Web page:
I hope it works out for one and all. I have already placed a bet on Chelsea to win the Premier League 2013/14 at odds of 3-1. Not that I am 100% convinced it will work out well. It should, but I have concerns.

I do worry about what I call ‘second cup of tea’ syndrome. The follow up brew rarely tastes as good as the first. Though Jose is shrewd. He knows that, under new management themselves, the two Manchester clubs will each be in a transitional phase next season. I can see Chelsea winning the title in his first season back in West London.

chelsea fans welcome jose mourinho homeI do have a plea to Chelsea fans.
Don’t take him for granted again.

Some people seem to have forgotten that many Chelsea fans complained about the style of football when Jose had Chelsea winning things. They became so used to winning that they got greedy. They wanted Jose to ensure every game was entertaining.

Phone in shows were awash with Blues fans saying his style of football was “boring.” I heard Chelsea season ticket holders say that they were not going to every home game because, especially in the latter years of his first tenure, the football under Mourinho “was predictable and not exciting enough.”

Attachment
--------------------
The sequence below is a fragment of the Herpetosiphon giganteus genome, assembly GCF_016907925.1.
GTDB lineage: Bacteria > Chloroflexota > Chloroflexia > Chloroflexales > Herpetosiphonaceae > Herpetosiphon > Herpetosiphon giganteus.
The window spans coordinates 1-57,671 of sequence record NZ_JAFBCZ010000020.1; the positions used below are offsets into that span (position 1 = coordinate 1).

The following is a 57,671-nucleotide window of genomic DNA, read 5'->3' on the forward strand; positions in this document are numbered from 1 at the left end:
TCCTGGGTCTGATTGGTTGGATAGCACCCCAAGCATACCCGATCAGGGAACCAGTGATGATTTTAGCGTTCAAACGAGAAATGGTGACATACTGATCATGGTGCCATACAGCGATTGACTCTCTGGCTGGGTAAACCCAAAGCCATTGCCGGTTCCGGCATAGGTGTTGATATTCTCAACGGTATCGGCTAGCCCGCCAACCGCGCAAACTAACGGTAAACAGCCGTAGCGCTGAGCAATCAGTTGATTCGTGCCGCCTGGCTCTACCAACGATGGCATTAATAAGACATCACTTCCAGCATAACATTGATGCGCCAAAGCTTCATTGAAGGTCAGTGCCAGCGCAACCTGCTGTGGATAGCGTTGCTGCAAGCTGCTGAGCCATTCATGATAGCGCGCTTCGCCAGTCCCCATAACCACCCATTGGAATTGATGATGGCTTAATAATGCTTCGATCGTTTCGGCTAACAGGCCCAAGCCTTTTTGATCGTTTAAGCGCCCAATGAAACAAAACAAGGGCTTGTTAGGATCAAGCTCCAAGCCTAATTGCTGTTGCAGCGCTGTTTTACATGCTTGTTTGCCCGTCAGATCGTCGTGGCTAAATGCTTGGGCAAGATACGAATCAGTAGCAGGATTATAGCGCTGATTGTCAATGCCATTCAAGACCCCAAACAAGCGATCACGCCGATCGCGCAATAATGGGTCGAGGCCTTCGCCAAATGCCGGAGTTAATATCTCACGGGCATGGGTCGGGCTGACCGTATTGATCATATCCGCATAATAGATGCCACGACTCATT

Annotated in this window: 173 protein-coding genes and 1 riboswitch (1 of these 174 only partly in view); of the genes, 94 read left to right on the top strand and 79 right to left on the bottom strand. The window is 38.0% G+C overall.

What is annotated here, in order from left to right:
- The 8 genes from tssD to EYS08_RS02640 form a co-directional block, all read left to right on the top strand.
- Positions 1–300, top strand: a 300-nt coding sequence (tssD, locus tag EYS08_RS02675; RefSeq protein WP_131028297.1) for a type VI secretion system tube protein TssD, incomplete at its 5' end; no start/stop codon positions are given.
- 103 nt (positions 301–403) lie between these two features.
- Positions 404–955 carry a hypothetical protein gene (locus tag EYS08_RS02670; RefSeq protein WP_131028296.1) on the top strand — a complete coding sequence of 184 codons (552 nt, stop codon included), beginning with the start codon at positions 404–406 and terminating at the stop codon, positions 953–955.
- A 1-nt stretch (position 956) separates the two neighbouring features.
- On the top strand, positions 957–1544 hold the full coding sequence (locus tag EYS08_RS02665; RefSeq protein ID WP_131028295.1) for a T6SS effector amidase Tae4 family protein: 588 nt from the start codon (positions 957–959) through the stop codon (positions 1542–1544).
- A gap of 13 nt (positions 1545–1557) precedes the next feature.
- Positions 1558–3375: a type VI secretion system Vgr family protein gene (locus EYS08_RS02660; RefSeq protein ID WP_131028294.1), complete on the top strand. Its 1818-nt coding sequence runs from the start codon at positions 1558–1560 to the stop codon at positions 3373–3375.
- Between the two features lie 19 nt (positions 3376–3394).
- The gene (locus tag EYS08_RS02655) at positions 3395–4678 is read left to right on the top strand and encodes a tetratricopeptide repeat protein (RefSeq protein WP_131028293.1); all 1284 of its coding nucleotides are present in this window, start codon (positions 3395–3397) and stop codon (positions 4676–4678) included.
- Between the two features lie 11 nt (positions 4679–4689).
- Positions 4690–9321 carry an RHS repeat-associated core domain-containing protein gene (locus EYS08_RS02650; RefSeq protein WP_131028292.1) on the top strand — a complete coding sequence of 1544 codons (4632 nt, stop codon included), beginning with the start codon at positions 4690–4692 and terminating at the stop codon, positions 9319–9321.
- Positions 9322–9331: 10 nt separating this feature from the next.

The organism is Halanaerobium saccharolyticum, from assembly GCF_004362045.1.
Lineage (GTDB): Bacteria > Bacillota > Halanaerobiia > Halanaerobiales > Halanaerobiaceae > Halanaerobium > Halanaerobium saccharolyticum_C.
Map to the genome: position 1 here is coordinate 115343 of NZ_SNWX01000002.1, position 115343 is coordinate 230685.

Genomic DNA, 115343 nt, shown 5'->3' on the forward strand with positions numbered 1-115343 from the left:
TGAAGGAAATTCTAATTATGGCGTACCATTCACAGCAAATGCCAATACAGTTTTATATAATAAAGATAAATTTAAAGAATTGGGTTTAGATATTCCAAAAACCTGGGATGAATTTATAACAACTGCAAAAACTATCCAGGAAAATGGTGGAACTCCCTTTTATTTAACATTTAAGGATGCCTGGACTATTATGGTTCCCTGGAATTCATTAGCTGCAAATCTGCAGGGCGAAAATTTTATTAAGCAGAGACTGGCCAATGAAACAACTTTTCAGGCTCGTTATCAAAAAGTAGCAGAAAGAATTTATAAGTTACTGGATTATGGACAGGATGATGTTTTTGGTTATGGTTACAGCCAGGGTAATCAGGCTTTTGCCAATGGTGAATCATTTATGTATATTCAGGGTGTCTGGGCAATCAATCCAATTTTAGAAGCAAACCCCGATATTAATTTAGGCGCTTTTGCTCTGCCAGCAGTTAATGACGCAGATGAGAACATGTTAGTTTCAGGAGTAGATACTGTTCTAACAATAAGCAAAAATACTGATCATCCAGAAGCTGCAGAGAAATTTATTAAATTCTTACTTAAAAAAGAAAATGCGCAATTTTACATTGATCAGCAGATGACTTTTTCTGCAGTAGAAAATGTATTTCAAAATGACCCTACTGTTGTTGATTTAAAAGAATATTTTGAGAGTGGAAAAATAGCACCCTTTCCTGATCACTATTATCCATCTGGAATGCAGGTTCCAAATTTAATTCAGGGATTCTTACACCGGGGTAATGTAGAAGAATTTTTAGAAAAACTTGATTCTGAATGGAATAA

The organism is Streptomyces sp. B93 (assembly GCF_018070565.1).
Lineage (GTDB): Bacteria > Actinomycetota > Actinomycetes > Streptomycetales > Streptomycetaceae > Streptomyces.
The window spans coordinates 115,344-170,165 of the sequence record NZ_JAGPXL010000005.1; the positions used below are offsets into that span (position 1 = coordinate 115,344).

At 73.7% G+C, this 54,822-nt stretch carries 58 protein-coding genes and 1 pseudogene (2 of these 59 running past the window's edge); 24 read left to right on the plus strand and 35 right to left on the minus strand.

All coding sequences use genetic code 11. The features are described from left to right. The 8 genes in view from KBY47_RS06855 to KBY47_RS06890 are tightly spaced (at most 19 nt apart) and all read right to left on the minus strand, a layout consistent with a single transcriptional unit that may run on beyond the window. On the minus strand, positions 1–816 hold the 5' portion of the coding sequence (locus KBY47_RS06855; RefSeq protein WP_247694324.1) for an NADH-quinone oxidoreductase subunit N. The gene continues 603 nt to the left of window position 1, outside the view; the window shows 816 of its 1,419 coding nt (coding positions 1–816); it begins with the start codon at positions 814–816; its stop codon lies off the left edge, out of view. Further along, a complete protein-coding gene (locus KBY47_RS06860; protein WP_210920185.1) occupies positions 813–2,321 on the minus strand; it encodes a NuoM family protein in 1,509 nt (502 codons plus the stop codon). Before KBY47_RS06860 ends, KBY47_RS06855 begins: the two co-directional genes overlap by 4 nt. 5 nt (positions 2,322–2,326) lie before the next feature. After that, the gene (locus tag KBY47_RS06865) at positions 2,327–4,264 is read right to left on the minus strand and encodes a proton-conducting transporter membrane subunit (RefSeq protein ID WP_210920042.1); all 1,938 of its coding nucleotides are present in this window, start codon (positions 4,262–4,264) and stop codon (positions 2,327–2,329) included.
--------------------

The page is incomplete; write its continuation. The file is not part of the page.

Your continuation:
That’s football fans for you. We can all be guilty of not appreciating what we have until its gone.

Perhaps the dreadful appointment of Felipe Scolari opened a few eyes to what they had lost.

The class act that is Carlo Ancelotti worked well with Chelsea legend Ray Wilkins, before they were both stabbed in the back by club owner Roman Abramovich.

Former player Roberto Di Matteo rightly won lots of credit for working under difficult circumstances and led the team to Champions League glory.

Mourinho and Abramovich have, after their initial difficult parting, stayed in touch and some say they are better friends now than they have ever been.

Abramovich didn’t realise what he had the first time around. Perhaps he does now.

Maybe Mourinho reminded him of his most often quoted self appraisal: “I am not one of the bottle…. I think I am the special one.”

One thing is for sure. The next Premier League campaign will not be as dull as the last.